The exuberance of getting out of jail fades quickly for most ex-offenders.
That’s because the practical realities of housing and rent, food, work or school, health insurance, addiction-recovery, transportation, child care, and regular contact with a parole officer kick in almost immediately.
For most women felons, their lives exist as a precarious house of cards, where the loss of one simple and seemingly unimportant thing can compromise the entire enterprise.
Let me be more specific.
I met up yesterday with one of our long-term writinginsideVT participants who is out now! Her glowing face met me over a cup of coffee.
She is doing well; beginning community college classes; filling out job applications; getting weekly therapy for her drug addiction–Sarah and I are both extremely proud of her and her beaming optimism.
Here’s what’s not working, in my view:
Because she took out a small loan for college books and expenses, she’s not eligible for temporary food assistance because that loaned money is seen as income.
(She started classes within a few days of release. So her desire to better her life through education is actually working against her ability to feed herself. Bizarro.)
As a result, some of her time is spent visiting food shelves, instead of doing homework or job-hunting.
(I challenge anyone to secure a decent-paying job with a felony conviction.)
Because she was in and out of prison during the past few years, she never learned to drive a car. So, she’s having to depend on others for transportation to get to school and to look for work–all living in rural Vermont.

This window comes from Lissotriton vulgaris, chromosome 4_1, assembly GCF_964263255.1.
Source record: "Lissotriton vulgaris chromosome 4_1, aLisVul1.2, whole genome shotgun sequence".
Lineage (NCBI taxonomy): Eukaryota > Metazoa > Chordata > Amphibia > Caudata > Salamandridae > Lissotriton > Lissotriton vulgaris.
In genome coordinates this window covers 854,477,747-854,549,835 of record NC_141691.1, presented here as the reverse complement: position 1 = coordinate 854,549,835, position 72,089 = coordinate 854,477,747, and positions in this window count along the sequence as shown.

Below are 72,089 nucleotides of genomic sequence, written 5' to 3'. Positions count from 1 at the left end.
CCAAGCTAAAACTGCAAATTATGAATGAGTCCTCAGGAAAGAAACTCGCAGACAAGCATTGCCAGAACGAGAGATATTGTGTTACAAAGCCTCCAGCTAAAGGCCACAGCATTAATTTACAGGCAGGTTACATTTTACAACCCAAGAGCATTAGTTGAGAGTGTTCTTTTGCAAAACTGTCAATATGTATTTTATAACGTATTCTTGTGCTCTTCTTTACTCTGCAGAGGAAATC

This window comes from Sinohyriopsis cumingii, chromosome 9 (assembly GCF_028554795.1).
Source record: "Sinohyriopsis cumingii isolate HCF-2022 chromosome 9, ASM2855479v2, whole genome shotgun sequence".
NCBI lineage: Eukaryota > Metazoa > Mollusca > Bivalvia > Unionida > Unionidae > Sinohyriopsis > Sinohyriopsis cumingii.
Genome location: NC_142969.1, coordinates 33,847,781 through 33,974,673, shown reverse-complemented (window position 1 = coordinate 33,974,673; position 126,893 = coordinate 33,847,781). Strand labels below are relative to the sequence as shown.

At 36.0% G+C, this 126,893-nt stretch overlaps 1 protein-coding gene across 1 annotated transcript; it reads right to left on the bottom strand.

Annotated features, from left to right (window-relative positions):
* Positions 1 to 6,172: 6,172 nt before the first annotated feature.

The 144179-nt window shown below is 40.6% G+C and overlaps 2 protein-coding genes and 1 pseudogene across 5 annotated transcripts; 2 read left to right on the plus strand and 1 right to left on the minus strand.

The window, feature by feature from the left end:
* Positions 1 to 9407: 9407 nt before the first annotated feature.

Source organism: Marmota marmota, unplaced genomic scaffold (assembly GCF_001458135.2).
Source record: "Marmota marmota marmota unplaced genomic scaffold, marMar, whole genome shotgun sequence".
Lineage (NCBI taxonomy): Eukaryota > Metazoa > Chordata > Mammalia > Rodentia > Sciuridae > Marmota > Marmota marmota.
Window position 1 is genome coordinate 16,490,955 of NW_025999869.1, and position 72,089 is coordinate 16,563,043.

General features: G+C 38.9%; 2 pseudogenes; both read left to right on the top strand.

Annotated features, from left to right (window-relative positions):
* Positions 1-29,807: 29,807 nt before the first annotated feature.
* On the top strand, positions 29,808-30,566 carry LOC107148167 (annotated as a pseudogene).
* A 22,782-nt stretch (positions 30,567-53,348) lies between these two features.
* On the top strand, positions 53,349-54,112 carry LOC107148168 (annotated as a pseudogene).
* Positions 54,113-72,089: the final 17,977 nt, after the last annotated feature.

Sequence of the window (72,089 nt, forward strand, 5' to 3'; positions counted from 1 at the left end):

(Instances of ex-offenders not having driver’s licenses nor knowing how to drive are quite common. We need a kind of “driving school” for ex-prisoners, formerly homeless youth too!)
Oh, and the therapy my newly freed friend is receiving–that’s only because the therapist (bless her heart) agreed to see her despite the $60 per month health insurance premium she’s not sure how to afford.
($60 per month for health coverage–a DREAM for most of us, but not if you have just gotten out of prison; are unemployed; and need therapy to help temper your addictive cravings.)
I myself have 50 people entered into my iPhone whom I could call in an instant for help, a loan, advice, emotional support, whatever.
But women leaving prison typically hail from families struggling as much as they are. Or perhaps, they have burned bridges with folks they can no longer rely on.
Here’s an ironic kicker to this woman’s story.
Yesterday by accident, she dropped her cell phone in water. Although the phone’s only activated for a month (that’s all she can afford), it functions as a kind of lifeline to this new, healthy network of people she’s trying to cultivate. So, she’ll have to communicate with them via email for now.
(The phone is drying out in a bowl of rice; hopefully it will turn back on.)
This woman’s amazing resourcefulness through each of these snafus is keeping her “house” standing for now. I believe in her completely, but not the system of reentry (or lack thereof) in place. It sets people up to fail.